There’s quite a learning curve as the book throws a lot of new vocabulary and concepts at you with no info dumps. It takes a few chapters to get a real grip on this future world and how humans and alloys co-exist. It can feel overwhelming, but once you understand the background and have been introduced to the characters, the plot kicks in and the story moves on to the titular planet. The world-building is astonishing.

The plot centres around the personalities of Jayanthi and Vaha and their developing relationship. It’s a forbidden romance that faces a lot of complications. Though young and full of self-doubt, they’re both delightful and I thoroughly enjoyed seeing them try to solve various problems.

According to the acknowledgements, the story is based on the Indian epic, the Mahabharata. I’ve never read it and so cannot comment on how the author handled the source material, but I did appreciate all of the Indian inspired names, scents and foods used throughout the book. Each chapter is named after a Sanskrit word.

There are variously gendered entities, which can take some getting used to and adds to the alienness of the alloys.

After the first few chapters, I found this a quick, compelling read.

Tuesday 14 February 2023

Movie Review: The Blob (1958)

Directed by Irvin Yeaworth, Jr. (and Russell Doughten Jr.)
IMDb listing

Pros: good acting

Cons: kind of boring, cheesy monster

A crashed meteorite unleashes a blob that begins amalgamating people from a small town, while a group of teenagers try to warn them.

Steve McQueen stars in his first role, as a teenager who witnesses a death by the blob but no one believes him. It’s a strange movie with very little plot. The teenagers are all played by actors who are clearly in their late 20s and early 30s. Similarly, the actor who plays Jane’s younger brother was 6 but seems to be playing a much younger child, which just feels bizarre.

When Steve finally does convince a couple more teens that there is danger, I was left unsure whey they believed him. There’s one scene where a guy has to call the cops because they won’t listen to Steve anymore, and he complains he doesn’t know what to say. Because he hasn’t seen a monster or any trace of a monster.

The monster looks comical rather than scary, not helped by the fact that all the deaths are off screen. A character comments towards the end that the monster must have killed 40 or 50 people, but only 4 or 5 people are shown vanished and presumed eaten. I guess we’re supposed to assume a lot of people got eaten at the movie theatre.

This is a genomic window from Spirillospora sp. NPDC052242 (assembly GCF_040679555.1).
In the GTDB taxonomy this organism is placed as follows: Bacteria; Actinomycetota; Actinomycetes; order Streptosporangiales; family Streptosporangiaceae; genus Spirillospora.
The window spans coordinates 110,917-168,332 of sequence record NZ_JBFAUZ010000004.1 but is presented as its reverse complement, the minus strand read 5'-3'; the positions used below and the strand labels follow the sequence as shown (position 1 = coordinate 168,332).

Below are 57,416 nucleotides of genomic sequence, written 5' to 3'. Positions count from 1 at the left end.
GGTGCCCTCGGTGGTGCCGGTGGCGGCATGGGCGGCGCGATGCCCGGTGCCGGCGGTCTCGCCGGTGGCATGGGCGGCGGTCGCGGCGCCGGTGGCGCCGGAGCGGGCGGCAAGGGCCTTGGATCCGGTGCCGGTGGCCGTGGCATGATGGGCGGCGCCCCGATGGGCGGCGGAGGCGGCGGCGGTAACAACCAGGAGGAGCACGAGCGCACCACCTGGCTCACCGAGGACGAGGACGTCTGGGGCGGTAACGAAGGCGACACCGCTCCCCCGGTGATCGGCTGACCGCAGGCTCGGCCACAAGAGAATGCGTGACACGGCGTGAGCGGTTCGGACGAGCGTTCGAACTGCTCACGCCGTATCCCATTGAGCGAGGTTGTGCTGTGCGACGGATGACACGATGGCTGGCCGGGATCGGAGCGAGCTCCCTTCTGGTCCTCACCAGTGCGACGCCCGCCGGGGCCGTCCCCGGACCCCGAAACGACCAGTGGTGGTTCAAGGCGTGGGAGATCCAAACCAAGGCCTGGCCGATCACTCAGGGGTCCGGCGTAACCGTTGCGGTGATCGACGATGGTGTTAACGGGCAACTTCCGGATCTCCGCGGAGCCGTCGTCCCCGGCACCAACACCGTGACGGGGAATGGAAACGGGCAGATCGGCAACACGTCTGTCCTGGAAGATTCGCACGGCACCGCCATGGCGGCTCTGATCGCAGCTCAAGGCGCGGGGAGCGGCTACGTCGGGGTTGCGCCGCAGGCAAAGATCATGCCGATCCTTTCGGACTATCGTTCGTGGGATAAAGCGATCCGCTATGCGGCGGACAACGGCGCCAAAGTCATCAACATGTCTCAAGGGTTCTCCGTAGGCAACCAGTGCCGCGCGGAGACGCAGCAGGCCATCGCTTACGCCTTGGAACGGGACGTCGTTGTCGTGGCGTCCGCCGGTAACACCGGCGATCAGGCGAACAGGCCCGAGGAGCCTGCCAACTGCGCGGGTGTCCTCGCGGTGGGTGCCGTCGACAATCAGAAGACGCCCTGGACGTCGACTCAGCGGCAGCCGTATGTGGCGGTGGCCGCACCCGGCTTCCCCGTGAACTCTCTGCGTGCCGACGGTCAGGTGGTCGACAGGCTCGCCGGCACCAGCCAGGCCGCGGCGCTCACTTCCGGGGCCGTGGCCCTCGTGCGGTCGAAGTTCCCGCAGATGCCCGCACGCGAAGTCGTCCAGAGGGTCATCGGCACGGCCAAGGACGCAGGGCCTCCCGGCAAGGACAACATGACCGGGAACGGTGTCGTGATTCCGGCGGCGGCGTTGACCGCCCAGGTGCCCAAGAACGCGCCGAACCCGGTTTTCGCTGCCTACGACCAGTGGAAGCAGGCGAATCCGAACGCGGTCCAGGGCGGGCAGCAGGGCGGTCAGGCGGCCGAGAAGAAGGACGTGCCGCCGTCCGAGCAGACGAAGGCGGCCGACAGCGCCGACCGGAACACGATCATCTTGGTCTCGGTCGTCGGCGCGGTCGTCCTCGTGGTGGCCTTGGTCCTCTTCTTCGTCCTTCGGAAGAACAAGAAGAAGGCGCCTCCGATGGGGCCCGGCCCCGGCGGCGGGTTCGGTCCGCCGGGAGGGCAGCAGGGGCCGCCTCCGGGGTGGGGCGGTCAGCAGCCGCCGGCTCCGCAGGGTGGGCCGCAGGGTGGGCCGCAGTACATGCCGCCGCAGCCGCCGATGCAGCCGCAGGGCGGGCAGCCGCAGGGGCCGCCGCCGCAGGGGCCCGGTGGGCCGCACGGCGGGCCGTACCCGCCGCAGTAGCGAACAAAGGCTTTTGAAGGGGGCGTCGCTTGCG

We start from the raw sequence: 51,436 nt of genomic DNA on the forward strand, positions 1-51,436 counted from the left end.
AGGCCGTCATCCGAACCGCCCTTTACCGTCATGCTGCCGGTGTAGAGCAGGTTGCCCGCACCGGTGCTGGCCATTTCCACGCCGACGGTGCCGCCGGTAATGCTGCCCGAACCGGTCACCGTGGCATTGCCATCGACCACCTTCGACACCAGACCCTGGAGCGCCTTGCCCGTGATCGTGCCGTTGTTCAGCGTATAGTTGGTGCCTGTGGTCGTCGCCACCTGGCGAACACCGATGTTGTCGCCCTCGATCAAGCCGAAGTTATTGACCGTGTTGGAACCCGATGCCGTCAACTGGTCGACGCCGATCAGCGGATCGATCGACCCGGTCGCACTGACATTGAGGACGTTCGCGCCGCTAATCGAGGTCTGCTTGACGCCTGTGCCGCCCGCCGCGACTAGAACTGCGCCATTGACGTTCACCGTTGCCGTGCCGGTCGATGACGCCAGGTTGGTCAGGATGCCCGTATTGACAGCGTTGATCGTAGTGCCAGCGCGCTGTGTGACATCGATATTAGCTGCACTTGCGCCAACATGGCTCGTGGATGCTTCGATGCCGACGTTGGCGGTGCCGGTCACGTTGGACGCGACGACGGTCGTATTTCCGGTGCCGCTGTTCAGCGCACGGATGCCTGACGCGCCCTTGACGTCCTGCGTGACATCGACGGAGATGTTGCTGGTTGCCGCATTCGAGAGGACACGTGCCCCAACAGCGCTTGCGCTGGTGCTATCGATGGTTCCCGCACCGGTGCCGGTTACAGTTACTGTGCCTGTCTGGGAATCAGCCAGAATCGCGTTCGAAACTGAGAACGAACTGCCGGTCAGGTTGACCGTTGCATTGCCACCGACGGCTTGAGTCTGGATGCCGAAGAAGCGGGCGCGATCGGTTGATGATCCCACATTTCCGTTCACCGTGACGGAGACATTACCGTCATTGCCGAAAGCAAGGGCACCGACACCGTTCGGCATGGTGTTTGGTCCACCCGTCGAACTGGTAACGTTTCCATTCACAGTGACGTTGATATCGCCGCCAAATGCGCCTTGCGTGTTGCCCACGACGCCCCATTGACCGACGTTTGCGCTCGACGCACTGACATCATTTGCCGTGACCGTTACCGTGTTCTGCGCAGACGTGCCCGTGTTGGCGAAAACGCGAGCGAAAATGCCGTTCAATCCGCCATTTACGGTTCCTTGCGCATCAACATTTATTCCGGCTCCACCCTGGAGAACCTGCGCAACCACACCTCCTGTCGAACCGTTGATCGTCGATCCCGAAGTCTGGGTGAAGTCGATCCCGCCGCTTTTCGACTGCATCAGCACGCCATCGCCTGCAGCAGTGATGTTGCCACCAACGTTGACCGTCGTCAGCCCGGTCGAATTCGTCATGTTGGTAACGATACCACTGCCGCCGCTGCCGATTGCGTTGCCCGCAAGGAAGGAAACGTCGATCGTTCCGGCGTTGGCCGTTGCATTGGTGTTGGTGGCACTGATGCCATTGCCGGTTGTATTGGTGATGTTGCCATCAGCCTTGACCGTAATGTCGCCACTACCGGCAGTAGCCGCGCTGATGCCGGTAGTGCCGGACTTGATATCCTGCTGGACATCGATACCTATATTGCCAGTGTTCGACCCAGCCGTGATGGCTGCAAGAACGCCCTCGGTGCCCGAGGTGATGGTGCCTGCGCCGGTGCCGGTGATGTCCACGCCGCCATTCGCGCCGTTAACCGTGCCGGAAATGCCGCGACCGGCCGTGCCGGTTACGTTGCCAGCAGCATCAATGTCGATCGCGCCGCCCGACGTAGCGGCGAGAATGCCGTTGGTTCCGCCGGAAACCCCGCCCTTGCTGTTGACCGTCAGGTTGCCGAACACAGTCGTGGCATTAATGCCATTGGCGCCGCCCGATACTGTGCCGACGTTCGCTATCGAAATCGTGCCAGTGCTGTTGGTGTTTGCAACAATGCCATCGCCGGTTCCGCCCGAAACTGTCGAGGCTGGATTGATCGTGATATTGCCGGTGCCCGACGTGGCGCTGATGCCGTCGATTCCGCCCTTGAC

The ending is rather exciting, with some tense moments. Spoiler warning: We’re left with the creature - unable to handle cold - sent to the arctic with the message that so long as it stays frozen humanity is safe. The film ends with a question mark on the screen. Makes you wonder if the director, or someone involved in the project, was already aware of the effects of global warming.

If you’re interested in 1950 SF/horror films there are much better ones out there (Invasion of the Body Snatchers is brilliant). If you want a good Blob movie, check the one from the 80s, which is surprisingly well done.

Tuesday 7 February 2023

Book Review: Lavender House by Lev A.C. Rosen

Pros: interesting characters, intriguing family drama, good mystery

Cons: historically accurate slurs

Fired from the police after being found during a raid on a gay bar Andy Mills is prepared to end it all. He’s offered a detective job, to determine if Irene Lamontaine was murdered or if she died in an accidental fall. Lavender House, the family estate, is a haven for the family, all of whom have reasons to love and hate the victim. As the case progresses, Andy is forced to consider his life and choices, and what makes a family.

The book is set in San Francisco during the 1950, when gay acts were criminalized, and makes use of historically accurate slurs and derogatory language, which may be distressing to some readers. It also includes a beating by cops and thoughts of suicide.

The book evokes a lot of strong emotions and there are several affecting scenes. I’m not familiar with the historical period, but the author did an excellent job of making it come to life.

The interpersonal drama of the family was interesting and complex enough to keep me intrigued about the case. It had a satisfying ending.

While not for everyone, this is an interesting historical mystery. I’m hoping it’s the start of a series.